Today Mayor de Blasio and Speaker Melissa Mark-Viverito announced that at the start of the next school year all public middle school students in New York City will have access to universal free lunch. The announcement comes after just months of advocacy by the coalition based Lunch 4 Learning Campaign spearheaded by Community Food Advocates.
Community Food Advocates Executive Director, Liz Accles released the following statement:
"This is an incredibly transformative moment for middle school students who will grow up with a school lunch program where everyone eats on equal terms—the poverty stigma attached to school lunch will be erased.
“This major shift lays the groundwork for universal free school lunch for all New York City students. A fundamental part of a public education should include enough nourishment to learn. The Lunch 4 Learning campaign will continue to work with the de Blasio Administration and the City Council to fulfill this promise for all New York City public school students.
“We thank Mayor de Blasio, Chancellor Farina, Speaker Melissa Mark-Viverito, and Council Finance Chair, Julissa Ferreras for taking this first major step to ensuring students are fed and and focused in school; Public Advocate Letitia James and Councilman Danny Dromm for their crucial leadership, and Senator Liz Krueger for her dedication to making this a reality.”
Lunch 4 Learning (L4L) is a diverse, coalition-based campaign spearheaded by Community Food Advocates that has focused on making free and healthy meals available to all NYC public school students, regardless of income. The L4L campaign has brought together 170 organizational and elected partners, top chefs and celebrities to elevate this issue and focus the attention of the new Mayor and Chancellor to make this an anti-hunger, health and educational priority.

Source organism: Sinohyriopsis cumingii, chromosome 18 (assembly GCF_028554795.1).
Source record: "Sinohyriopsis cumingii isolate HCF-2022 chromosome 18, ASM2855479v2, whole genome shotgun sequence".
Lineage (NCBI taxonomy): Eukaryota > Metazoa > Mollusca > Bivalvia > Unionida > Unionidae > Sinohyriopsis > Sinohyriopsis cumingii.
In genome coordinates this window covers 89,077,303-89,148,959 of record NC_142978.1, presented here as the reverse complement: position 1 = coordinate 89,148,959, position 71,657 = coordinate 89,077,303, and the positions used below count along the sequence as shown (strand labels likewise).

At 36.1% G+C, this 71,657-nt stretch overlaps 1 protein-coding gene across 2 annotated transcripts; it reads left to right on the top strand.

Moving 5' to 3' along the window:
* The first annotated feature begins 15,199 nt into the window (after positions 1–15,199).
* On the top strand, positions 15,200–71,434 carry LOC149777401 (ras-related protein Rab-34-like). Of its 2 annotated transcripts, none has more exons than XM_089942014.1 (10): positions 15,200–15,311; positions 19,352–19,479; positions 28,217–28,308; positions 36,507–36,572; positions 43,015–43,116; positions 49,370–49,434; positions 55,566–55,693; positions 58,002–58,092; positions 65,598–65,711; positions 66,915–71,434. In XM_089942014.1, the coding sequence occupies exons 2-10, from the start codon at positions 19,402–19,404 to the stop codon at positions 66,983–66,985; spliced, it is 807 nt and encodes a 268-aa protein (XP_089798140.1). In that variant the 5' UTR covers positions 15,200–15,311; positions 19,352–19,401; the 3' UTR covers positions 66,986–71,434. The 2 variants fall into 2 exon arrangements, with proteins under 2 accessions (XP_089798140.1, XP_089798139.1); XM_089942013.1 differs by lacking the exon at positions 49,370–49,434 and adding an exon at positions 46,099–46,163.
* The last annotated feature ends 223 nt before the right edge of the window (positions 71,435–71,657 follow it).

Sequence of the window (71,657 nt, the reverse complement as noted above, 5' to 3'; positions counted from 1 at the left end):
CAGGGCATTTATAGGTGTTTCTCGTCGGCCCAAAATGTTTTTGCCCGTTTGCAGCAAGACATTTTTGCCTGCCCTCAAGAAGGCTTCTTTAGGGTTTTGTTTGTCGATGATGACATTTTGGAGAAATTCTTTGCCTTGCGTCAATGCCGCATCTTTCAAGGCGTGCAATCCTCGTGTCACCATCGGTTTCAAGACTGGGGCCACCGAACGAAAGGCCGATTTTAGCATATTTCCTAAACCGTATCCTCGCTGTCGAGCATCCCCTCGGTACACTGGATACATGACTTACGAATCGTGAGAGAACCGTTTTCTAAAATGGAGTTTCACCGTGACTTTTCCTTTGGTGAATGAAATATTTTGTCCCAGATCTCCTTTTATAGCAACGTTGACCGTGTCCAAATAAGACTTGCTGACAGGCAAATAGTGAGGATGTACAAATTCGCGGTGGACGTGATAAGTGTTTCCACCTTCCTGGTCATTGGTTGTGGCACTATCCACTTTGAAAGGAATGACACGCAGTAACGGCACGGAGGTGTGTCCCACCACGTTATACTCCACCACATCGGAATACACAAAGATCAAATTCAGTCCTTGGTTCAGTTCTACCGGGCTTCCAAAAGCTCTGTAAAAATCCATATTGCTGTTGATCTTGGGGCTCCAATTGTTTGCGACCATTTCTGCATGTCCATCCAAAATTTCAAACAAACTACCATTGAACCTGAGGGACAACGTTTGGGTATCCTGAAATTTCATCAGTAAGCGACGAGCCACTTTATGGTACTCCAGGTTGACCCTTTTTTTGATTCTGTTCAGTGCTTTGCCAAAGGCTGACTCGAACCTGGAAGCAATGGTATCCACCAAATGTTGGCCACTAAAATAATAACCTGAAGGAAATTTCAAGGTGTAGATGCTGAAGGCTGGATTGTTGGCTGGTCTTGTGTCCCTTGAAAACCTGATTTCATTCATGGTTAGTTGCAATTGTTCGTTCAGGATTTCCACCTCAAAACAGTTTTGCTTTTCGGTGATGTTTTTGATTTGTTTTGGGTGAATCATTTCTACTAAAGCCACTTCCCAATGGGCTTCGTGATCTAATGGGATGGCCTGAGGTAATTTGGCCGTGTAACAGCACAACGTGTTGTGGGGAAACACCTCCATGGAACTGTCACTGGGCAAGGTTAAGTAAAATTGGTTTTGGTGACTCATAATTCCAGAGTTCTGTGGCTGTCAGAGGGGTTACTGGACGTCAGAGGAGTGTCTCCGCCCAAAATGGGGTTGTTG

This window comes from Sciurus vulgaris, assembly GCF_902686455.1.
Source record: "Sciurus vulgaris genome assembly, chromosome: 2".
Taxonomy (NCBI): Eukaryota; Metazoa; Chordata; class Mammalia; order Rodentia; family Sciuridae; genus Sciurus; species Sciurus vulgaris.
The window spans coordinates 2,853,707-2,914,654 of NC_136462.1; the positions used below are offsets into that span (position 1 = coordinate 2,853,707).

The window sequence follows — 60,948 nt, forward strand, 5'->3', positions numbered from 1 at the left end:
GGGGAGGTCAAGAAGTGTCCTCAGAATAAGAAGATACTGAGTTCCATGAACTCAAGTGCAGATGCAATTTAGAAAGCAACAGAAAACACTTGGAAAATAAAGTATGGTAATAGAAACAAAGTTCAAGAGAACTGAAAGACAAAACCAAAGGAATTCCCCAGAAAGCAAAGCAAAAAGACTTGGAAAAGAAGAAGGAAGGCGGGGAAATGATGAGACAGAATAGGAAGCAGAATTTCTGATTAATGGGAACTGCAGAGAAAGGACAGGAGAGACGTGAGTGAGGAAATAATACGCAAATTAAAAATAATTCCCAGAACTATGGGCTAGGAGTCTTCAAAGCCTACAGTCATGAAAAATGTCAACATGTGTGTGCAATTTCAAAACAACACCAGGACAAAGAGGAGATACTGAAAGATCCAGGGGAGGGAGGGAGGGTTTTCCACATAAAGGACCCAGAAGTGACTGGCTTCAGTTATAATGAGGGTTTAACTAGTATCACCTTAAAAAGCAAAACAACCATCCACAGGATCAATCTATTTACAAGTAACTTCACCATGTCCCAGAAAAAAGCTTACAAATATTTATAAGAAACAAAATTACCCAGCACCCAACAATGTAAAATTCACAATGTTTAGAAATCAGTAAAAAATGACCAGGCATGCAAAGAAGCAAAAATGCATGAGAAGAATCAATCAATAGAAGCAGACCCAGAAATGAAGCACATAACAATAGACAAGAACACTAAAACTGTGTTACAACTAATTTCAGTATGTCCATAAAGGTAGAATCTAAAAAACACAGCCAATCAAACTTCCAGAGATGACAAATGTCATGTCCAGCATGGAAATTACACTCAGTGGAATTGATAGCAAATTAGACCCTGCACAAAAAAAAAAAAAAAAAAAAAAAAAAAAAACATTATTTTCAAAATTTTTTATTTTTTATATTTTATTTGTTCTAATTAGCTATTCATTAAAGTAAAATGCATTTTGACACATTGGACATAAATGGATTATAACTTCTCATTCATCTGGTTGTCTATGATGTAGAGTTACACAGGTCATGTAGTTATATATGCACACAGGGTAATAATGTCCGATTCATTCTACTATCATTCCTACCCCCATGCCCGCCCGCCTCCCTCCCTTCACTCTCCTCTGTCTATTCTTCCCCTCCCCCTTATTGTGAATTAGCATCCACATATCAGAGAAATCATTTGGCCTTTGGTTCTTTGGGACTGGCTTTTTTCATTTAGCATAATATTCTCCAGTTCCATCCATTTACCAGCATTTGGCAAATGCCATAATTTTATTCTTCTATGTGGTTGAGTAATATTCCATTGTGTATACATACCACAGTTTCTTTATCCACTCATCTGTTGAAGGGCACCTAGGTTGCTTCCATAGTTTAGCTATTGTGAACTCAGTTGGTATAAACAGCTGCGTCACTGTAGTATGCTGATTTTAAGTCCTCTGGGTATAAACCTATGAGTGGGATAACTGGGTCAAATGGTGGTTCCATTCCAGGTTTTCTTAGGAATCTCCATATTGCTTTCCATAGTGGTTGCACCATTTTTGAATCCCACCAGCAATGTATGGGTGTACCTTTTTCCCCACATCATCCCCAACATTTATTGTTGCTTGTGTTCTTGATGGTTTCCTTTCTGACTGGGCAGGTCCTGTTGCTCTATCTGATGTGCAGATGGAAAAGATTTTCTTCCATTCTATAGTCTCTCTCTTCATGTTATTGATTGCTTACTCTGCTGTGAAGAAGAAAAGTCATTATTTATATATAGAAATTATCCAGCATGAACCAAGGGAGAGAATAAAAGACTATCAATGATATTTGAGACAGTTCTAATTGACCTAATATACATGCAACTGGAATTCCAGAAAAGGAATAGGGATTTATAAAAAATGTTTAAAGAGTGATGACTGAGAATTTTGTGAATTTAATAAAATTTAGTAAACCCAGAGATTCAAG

Hundreds of thousands of students in NYC public schools do not participate in federally funded school lunch due to the programs’ poverty stigma. An astonishing 68 percent of NYC’s 1.1 million public school children have family incomes low enough to be eligible for free school lunch (below $25,000 for a household of three). Seventy five percent have incomes that qualify them for either free or reduced priced meals.
However, many of these students, especially as they get older, go without eating school lunch for fear of being labeled poor by their peers, with long-lasting health and educational consequences.
In 2013, 250,000 out of 780,000 students eligible for free or reduced price meals did not participate in the subsidized school lunch program. Many more students are above income eligibility for free or reduced priced lunch, yet are in families that are struggling to makes ends meet. Additionally, Currently, 81% of elementary school students eat school lunch; it drops to 61% in middle school; and 38% in high school.
The Mayor’s decision to fight these challenges, begins to changes the current system – which links school food with family income. Poverty stigma greatly impacts participation, especially as children get older.